“The stock market has predicted nine out of the last five recessions!” & Paul A. Samuelson, 1915 – 2009, first American to win the Nobel Prize in Economic Sciences
Fed’s Policy Pivot Triggers a Global Snap-back Rally
Originally written in response to the popular desire for ghost stories around Christmastime, Scottish author R. L. Stevenson’s popular novella “Strange Case of Dr. Jekyll and Mr. Hyde” was an immediate success in both England and the United States, and went on to inspire countless stage productions and motion pictures.
Released in January 1886, the complex story centers around Dr. Henry Jekyll who has two distinctly opposite personalities: one good, the other evil. In modern times, the names of Dr. Jekyll and Mr. Hyde, the alter egos of the main character, have become synonymous with the exhibition of wildly contradictory behavior.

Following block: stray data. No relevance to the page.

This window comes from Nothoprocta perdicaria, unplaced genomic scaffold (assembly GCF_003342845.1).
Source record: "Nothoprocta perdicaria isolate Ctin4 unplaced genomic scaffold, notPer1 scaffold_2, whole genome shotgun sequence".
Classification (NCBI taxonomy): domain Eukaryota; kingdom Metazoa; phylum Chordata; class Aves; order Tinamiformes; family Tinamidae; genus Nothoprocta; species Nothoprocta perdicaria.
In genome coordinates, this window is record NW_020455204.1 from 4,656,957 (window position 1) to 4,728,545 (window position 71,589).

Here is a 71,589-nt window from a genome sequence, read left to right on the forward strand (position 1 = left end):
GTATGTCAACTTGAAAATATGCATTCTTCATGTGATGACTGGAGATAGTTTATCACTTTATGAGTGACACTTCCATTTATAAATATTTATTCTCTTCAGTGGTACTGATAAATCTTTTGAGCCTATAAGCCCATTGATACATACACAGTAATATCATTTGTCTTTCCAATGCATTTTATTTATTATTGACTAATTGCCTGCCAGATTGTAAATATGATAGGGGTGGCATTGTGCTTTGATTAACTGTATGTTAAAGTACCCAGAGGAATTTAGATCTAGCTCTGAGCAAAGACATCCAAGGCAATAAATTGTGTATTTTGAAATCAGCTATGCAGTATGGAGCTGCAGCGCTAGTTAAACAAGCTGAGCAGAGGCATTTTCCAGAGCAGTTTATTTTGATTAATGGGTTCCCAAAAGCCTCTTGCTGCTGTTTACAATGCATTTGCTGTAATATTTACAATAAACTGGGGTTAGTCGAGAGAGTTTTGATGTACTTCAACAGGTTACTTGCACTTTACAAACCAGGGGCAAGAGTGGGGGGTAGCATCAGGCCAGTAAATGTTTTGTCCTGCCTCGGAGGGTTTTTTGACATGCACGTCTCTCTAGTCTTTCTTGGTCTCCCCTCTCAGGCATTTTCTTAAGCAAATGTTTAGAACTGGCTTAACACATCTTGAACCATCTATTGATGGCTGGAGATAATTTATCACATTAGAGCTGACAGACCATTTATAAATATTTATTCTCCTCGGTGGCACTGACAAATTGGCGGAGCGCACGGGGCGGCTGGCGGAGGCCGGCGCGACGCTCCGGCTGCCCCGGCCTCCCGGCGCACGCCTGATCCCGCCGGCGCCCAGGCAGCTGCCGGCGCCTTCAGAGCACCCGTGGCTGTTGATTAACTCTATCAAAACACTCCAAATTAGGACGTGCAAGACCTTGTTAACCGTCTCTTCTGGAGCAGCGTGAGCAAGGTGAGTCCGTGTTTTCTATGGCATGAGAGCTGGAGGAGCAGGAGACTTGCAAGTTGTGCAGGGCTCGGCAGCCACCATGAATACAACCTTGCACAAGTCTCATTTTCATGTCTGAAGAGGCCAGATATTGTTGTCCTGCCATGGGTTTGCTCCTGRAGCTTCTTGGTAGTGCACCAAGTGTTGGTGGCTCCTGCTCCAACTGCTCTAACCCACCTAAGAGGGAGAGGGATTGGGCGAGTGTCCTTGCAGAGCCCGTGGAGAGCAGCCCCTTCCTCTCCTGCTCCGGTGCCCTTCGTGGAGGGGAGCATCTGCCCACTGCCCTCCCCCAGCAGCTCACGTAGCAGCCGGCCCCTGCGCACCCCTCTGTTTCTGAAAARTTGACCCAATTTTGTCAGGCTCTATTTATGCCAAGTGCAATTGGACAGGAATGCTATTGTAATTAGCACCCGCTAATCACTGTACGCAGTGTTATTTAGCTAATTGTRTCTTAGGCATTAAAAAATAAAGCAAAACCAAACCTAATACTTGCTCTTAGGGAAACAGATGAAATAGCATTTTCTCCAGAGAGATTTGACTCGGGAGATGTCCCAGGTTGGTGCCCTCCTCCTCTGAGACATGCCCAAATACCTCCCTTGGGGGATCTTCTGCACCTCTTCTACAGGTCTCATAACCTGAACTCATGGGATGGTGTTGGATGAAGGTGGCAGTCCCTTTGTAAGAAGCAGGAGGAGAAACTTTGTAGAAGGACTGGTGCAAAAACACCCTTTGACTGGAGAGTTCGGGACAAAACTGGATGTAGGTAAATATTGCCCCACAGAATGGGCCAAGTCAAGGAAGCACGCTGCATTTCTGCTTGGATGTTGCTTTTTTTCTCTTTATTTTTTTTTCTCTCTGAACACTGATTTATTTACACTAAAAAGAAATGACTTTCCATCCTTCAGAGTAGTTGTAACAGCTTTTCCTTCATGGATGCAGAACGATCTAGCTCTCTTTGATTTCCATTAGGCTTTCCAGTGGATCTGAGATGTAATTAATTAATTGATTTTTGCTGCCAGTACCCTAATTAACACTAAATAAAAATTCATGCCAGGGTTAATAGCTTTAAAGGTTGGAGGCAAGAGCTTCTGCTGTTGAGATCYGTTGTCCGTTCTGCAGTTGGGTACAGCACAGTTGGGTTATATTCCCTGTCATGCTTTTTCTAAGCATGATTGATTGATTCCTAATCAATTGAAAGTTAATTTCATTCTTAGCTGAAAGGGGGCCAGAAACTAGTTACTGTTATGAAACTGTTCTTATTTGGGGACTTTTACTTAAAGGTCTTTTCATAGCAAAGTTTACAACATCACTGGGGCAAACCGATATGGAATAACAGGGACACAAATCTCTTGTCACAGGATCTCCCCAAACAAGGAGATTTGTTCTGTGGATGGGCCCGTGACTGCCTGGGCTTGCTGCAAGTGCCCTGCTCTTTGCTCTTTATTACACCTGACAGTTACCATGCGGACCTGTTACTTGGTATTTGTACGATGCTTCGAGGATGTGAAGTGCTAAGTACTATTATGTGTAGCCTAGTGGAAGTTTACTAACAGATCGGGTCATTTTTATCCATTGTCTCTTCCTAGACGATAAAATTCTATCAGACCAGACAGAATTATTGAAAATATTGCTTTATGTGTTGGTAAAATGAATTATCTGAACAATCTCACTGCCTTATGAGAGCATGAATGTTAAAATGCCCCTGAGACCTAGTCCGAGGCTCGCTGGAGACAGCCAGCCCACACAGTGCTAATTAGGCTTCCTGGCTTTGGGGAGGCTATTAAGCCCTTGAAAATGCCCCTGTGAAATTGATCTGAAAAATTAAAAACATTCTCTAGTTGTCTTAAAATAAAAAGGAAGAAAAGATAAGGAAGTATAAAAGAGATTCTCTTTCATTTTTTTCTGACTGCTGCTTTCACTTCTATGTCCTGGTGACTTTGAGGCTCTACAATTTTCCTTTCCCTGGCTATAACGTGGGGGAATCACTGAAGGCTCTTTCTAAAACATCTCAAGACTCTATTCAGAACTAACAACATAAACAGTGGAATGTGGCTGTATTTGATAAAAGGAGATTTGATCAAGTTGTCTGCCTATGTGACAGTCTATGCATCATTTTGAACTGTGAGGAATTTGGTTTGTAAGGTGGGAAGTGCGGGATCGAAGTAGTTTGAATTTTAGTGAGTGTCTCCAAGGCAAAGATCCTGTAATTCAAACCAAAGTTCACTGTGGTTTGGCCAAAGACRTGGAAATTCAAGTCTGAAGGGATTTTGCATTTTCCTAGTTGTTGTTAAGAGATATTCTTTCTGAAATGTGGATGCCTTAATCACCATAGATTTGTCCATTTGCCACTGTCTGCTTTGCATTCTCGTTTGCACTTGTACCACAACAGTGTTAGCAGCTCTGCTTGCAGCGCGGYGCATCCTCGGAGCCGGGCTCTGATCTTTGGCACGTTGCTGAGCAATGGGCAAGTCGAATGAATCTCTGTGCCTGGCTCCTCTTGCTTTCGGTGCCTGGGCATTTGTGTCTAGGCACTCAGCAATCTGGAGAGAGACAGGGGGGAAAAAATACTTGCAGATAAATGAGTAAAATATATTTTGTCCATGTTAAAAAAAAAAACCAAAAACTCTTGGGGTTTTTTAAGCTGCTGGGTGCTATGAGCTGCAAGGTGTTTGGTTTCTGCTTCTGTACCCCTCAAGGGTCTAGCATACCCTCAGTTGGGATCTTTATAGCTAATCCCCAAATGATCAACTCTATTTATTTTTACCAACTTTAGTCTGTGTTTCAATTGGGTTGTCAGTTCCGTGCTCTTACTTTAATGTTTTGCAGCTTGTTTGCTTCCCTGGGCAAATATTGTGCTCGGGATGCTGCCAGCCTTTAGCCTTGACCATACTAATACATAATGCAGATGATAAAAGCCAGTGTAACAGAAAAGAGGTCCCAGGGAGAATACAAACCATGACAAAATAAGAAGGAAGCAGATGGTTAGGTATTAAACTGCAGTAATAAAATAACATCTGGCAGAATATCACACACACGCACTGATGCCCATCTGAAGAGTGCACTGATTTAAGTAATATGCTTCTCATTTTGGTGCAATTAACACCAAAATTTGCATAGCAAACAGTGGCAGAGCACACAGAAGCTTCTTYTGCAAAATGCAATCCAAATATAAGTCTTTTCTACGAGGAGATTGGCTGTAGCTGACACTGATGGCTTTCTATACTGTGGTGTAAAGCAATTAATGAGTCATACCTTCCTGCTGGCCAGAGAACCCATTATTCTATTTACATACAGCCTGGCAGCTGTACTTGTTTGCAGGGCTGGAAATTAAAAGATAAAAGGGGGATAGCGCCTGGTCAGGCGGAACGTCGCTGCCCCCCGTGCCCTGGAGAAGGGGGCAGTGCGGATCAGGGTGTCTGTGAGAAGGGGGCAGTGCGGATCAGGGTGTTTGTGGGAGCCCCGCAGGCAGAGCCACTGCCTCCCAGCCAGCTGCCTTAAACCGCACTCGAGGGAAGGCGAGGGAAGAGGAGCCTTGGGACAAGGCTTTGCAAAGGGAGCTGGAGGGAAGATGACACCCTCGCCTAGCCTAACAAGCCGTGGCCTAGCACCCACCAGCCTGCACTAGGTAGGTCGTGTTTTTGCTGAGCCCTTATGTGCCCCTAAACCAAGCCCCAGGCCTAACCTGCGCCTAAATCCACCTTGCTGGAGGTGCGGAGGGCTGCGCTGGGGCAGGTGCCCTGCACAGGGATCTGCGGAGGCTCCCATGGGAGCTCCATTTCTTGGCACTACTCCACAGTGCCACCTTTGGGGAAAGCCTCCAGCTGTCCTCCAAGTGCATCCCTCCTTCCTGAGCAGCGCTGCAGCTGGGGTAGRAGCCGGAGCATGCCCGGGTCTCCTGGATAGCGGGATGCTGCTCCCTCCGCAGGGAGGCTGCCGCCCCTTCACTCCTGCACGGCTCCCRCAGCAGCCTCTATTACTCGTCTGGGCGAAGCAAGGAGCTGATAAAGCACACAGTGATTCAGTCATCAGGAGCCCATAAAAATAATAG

According to Investopedia, the term “is sometimes used to describe a stock market with a split personality, where Jekyll represents the ‘good’ in a market – benign, predictable – while Hyde is the ‘bad’ character who is volatile, unstable and unpredictable.”
That Jekyll and Hyde mentality was clearly on display not only in the 4th quarter last year as fears of a slowing global economy, escalating trade tensions, and tightening central banks sent markets sharply lower, but also in last quarter’s epic rebound that pushed the S&P 500 to its best start to a year since 1991.